- Vice President Kamala Harris recalled a testy exchange she had with Mike Pompeo back in 2017.
- During Pompeo’s confirmation hearing, she asked him if he believed in climate change.
- Harris was speaking about the Biden administration’s climate policies at the Aspen Ideas conference in Miami.
MIAMI BEACH, Florida – Vice President Kamala Harris on Wednesday took a swipe at another Republican weighing a 2024 White House bid, following her remarks in January bashing GOP Gov. Ron DeSantis.
Speaking about her time in the Senate, Harris recalled the “heat” she took after an exchange she had with a Trump appointee about climate change during a confirmation hearing.
Harris didn’t mention the official by name, but it was clear from the context that she was referring to Mike Pompeo’s confirmation hearing to become CIA director in 2017. Harris, who was then fresh off her election to represent California, asked Pompeo whether he believed in climate change.
Conservative pundits panned her line of questioning, wondering why Harris would ask about climate change during a hearing aimed at grilling the future leader of a spy agency.
“Basic fact: humans need to eat food,” Harris said Wednesday, elaborating on her line of questioning during the hearing. “If you cannot grow food where you live, you will move somewhere else. And invariably it is very possible that communities of people will move to places that speak a different language and pray to different gods, which will result in conflict.”
Harris was speaking at the Aspen Ideas: Climate conference, where she sat down for a session with Miami singer-songwriter Gloria Estefan and took questions about the Biden administration’s work to combat the climate crisis.
During the 2017 confirmation hearing, Pompeo told Harris that he would rather not get into a debate about climate science, though he promised to gather information on all threats to US security, including climate-related threats.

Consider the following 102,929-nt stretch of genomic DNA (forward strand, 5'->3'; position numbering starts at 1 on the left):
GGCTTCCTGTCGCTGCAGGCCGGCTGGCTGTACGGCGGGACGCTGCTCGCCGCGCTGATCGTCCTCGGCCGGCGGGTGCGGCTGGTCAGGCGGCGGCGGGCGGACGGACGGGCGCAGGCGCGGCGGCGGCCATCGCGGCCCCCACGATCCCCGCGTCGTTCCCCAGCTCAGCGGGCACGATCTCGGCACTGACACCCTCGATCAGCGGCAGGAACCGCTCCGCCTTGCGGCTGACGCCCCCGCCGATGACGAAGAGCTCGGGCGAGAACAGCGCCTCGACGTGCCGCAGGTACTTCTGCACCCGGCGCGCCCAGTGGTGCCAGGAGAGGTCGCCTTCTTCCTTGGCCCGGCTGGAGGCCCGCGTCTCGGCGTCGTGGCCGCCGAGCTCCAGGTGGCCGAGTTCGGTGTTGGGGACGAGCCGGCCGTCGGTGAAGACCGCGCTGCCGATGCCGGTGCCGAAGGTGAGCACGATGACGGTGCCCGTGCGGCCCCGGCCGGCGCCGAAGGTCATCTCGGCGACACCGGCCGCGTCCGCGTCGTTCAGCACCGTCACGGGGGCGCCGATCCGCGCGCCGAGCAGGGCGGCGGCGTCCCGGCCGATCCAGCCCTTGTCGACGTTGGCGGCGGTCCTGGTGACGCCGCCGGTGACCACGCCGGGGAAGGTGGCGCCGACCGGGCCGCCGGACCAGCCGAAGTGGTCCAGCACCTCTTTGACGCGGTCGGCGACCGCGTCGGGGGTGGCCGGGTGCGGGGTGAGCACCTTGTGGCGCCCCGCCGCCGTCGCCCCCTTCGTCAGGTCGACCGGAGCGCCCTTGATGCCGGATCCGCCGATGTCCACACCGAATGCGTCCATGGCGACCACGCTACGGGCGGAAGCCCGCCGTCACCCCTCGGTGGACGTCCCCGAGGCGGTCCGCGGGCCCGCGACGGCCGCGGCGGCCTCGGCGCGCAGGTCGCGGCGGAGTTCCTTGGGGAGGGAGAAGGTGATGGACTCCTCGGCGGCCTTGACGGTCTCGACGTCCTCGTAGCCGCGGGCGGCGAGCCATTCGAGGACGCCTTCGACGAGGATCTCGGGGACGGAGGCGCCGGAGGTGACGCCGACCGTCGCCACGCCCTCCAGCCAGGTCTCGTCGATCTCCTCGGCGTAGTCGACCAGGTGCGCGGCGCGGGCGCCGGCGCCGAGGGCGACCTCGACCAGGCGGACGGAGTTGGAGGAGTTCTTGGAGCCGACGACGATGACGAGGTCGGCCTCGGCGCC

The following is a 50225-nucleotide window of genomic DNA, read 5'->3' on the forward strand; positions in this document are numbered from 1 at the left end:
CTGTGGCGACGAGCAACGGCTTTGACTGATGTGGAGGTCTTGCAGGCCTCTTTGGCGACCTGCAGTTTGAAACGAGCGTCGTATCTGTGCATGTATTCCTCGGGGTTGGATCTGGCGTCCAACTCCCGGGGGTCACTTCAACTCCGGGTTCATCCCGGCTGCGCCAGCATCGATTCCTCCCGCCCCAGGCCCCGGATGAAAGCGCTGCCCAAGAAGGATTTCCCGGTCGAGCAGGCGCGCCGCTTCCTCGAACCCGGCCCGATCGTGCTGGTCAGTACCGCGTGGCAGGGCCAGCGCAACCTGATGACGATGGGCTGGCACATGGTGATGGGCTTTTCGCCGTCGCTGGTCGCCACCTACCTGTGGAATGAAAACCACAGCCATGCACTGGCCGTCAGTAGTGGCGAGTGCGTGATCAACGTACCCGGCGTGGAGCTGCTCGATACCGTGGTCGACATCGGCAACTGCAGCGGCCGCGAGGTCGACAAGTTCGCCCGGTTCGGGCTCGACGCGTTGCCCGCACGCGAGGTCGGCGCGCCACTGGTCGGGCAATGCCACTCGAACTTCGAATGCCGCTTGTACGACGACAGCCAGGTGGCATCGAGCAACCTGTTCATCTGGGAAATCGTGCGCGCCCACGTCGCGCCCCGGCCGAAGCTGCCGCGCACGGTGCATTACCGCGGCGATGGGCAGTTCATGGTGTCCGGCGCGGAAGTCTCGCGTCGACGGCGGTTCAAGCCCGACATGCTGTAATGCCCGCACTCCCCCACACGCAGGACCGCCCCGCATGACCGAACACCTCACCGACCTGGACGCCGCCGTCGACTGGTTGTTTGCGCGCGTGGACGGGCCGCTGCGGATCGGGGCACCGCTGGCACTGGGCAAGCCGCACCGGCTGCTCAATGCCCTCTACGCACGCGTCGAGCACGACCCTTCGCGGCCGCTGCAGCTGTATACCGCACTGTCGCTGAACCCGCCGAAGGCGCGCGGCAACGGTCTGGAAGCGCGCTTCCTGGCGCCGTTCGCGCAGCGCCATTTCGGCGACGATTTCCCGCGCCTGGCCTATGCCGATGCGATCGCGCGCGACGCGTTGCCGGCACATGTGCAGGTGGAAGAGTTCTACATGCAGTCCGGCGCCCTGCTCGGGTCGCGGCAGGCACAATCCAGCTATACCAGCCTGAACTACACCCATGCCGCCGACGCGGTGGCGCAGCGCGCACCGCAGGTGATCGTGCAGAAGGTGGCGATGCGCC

“My role is going to be so different and unique from that,” he said. “It is going to be to work alongside warriors keeping Americans safe.”
Harris’ remarks on Wednesday, before activists, public officials, and businesspeople, come as Pompeo — who went on to become Secretary of State — is openly considering a presidential bid. Harris herself is expected to mount a reelection run with President Joe Biden.
The vice president delivered an optimistic message to her audience as she touted the Biden administration’s investment to combat the climate crisis through the Inflation Reduction Act, which invested $370 billion into climate-related projects. Harris also touted the bipartisan infrastructure law, which provides tax credits for electric cars and helps pay for wind and solar energy.
Since last summer, Harris has been a key surrogate for the Biden administration on water policy, including its goal to remove all toxic lead pipes. The latest appearance is among a string of events Harris has headlined on the climate crisis all over the world. Miami, in particular, is vulnerable to climate-related disasters, from rising sea levels to hurricanes.
“After living in Miami Beach for 38 years, we see the changes,” Estefan said. “Our bay, our coral is dying. We have major fish kills. Living on the bay, I’ve seen the water rising to an alarming degree.”